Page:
Without exception, there comes a time, a certain genius erupts during a period the entire body of individuals born and living at about the same time exists.
For the fans of a certain Sarkodie, genius is a term often used too loosely. To them he is the only Star in the galaxy gifted with true musical prowess.
‘’Sarkodie has certainly cemented such a ‘godlike’ status quo by meeting almost every standard (musically), and as that not being enough he has gone on to raise the par.’’
With his latest album, ‘’Mary’’ (an instant classic, whether you are 40 or 16) he is artlessly changing the game.
For the first time ever a rapper (Sarkodie), records a whole album ‘live’, fusing live instrumentals with rap lyrics accompanied by Akwaboah’s soothing song writing skills.
His versatility rate is beyond an athlete participating in more than five different games at the Olympics. From recording Hiphop songs to Azonto to Afrobeats to ‘partial’ dancehall tunes (Love Rocks & Pon Di Ting) and now ‘Live’ music, in short Sark have proven to be a man with an octopus grip.
At just 28, Sarkodie is considered a ‘veteran’ capped with legendary cachet surpassing his fellow MIC bearers and is in a league of his own.
He is the epitome when it comes to his generation; Sarkodie’s musical ‘dexterity’ keeps improving as shown on the Mary album, where he as a rapper heavily dwells on a not too common subject (love) in most of his widely acclaimed projects.
Inspired by his granny thus the album name ‘’Mary’’, Sarkodie channels the bond shared between him and the late grandmother into a Shakespearian storyteller on most of the tracks like ‘’Mewu’’ ft Akwaboah. The song, talks about a ‘runaway lover’ whose partner keeps yearning for her. Live instrumentals used in composing this song include drums, guitar, trumpet and a backing vocalist.
Track four, ‘’Always On My Mind’’ ft his idol Obrafour (who wrote the song) opens with an, ‘Adowa’ (popular Akan dance) ensemble element brilliantly accompanied by drums, guitar, keyboard notes and bass perfectly laced together.
The #MaryAlbum which is more Highlife affiliated was truly demonstrated on track5; this particular single ‘’Bra’’ had the legendary Pat Thomas (who wrote it) on. Incorporating the traditional harmonic 9th, as well as melody and the main rhythmic structures in traditional Akan music, Sarkodie married his rap verses to the instrumentals alongside backing vocals.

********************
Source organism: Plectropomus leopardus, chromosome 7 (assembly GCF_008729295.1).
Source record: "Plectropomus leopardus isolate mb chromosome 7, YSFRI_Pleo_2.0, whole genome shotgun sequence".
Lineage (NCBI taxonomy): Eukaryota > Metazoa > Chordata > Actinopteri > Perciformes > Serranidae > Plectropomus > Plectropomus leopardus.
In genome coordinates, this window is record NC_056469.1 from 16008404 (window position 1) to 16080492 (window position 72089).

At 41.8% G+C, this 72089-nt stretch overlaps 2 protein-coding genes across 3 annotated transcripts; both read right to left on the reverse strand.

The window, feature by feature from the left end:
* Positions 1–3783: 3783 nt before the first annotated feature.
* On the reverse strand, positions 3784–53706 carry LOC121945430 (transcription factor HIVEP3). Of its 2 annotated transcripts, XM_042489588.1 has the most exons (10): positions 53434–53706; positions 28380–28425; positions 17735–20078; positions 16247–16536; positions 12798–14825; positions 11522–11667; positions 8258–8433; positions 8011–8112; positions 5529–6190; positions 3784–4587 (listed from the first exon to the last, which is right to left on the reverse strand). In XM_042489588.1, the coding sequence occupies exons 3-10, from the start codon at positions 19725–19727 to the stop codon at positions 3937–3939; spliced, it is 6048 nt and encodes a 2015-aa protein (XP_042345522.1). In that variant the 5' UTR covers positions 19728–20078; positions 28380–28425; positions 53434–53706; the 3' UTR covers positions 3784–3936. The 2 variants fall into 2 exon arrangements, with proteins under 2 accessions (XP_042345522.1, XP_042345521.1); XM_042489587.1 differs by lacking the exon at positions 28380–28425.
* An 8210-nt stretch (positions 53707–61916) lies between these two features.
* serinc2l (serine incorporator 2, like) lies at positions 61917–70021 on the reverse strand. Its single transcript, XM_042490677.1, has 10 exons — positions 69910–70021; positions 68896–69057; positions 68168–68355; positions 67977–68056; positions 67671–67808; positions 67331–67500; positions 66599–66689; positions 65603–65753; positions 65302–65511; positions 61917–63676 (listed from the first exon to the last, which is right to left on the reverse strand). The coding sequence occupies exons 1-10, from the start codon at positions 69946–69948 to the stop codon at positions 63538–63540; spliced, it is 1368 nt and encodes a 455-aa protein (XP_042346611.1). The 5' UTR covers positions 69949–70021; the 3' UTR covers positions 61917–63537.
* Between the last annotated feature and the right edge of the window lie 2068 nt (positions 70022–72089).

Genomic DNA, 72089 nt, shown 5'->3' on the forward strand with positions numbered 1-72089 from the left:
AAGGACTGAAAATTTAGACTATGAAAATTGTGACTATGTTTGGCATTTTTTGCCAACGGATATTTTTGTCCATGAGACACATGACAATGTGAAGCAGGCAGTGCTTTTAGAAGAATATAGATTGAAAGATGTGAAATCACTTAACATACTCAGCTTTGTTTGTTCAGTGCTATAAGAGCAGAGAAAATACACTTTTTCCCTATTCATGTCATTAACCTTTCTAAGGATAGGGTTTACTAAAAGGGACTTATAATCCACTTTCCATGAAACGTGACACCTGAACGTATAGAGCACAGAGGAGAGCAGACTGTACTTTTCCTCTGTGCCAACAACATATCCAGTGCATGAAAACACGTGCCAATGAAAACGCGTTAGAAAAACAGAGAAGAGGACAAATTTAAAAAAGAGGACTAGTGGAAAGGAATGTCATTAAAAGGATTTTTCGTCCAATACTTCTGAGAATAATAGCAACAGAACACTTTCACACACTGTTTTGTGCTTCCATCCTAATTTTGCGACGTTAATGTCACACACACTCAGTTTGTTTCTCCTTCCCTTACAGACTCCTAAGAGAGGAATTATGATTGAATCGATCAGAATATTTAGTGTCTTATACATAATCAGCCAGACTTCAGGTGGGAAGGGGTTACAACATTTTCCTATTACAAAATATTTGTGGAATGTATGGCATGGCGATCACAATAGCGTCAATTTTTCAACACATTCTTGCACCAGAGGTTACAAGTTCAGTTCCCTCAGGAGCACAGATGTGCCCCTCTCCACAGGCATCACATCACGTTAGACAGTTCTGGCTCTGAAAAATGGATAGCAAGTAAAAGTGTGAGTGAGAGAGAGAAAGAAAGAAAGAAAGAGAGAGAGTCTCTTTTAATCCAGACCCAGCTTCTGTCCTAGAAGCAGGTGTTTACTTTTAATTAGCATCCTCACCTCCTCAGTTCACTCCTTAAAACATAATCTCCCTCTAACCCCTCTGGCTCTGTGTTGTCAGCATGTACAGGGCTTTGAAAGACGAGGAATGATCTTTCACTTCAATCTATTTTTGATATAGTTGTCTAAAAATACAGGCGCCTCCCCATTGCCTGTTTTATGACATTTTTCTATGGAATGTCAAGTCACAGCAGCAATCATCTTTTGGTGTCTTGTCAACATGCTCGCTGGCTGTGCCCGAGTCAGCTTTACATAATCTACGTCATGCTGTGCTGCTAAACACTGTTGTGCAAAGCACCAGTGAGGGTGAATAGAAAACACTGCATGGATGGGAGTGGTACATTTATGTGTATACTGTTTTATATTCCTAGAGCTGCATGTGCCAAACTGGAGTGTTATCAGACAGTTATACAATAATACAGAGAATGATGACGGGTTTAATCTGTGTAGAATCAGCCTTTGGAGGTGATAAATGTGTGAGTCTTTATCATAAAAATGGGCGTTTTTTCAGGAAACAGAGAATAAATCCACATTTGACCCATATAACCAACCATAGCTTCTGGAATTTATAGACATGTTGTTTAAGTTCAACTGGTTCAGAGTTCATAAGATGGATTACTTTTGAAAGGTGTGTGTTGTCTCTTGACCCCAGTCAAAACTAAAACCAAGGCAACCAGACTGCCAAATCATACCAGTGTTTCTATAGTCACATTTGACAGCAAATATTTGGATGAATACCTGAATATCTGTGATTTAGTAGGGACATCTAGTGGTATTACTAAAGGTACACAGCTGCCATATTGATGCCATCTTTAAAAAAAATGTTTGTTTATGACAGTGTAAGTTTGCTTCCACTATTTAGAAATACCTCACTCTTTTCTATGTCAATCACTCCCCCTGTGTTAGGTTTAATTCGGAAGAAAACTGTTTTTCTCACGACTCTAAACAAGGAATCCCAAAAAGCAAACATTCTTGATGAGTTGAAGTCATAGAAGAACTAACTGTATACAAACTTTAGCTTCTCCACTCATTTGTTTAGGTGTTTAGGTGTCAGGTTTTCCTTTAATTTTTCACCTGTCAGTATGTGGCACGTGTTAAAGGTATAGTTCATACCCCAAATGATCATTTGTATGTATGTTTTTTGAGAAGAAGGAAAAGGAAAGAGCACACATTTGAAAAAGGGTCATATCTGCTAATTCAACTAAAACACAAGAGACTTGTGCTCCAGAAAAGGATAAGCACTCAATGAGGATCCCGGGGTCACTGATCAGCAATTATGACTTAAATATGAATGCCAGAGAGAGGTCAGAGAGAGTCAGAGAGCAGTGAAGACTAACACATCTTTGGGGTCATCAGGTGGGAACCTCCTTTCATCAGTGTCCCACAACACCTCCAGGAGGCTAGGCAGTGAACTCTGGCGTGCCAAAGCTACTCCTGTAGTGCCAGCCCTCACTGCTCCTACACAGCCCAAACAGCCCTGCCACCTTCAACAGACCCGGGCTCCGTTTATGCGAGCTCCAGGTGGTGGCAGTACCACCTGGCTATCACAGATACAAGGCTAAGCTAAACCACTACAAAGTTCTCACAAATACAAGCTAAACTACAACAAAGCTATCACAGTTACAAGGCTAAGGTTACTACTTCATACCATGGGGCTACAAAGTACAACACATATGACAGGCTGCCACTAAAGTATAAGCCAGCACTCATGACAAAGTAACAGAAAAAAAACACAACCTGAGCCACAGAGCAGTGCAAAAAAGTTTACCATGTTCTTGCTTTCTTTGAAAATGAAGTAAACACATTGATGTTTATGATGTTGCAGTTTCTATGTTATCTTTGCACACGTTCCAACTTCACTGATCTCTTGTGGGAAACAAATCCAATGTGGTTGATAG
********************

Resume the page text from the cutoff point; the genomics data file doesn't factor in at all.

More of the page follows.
‘’Mary is my Grandma who passed away and I decided to name my new album after her’’.
Not just did Sarkodie name his fourth solo Album (Mary) after the granny, but he also titled the tenth track on the record ‘’Mary’’. Written by him, Sarkodie actually sings throughout the song with rich love related Akan proverbs. He does the last verse in a spoken-word rap style with backing vocalists and live instrumentals.
‘’Mary Album is food for the soul, amazing tunes, lyrics & bars, it’s a masterpiece’’
Commercial wise most of the songs on the album may not hit you instantly; basically, the lyrics are deep and one can sense maturity from how Sarkodie expresses his feelings mainly on love related issues.
But listening to it over and over again it grows on you and makes you relate more as Akwaboah and Sarkodie uses everyday love connected themes.
The only song with fast tempo and party dancelike melodic rhythm is ‘’Edwom Te Sen’’ which gets you bumping your head even without realizing it. Featuring a not too familiar name, Sarkodie collaborated with Quecy Pinto. Not only is the rhythm (with a sort of Kpanlogo funky element) different from the others but the theme also, Sarkodie’s verses, delves into social issues, especially gossips who tend to poke their noses in other people’s affairs.
Rounding up the eleven-tracklist album, other singles on the classic include, ‘’End Up Falling’’, ‘’Nobody’s Business’’ both ft Akwaboah. Sark also featured Chase on ‘’Giant Steps’’, ‘’Wanna Be Loved’’, ‘’Sarkcess Story’’ ft Efya and Mugeez of R2Bees on ‘’All Is You’’.
‘’This album was inspired by my grandma Mary Lokko Aggrey, may her soul rest in peace’’. – Sarkodie
Source: George Britton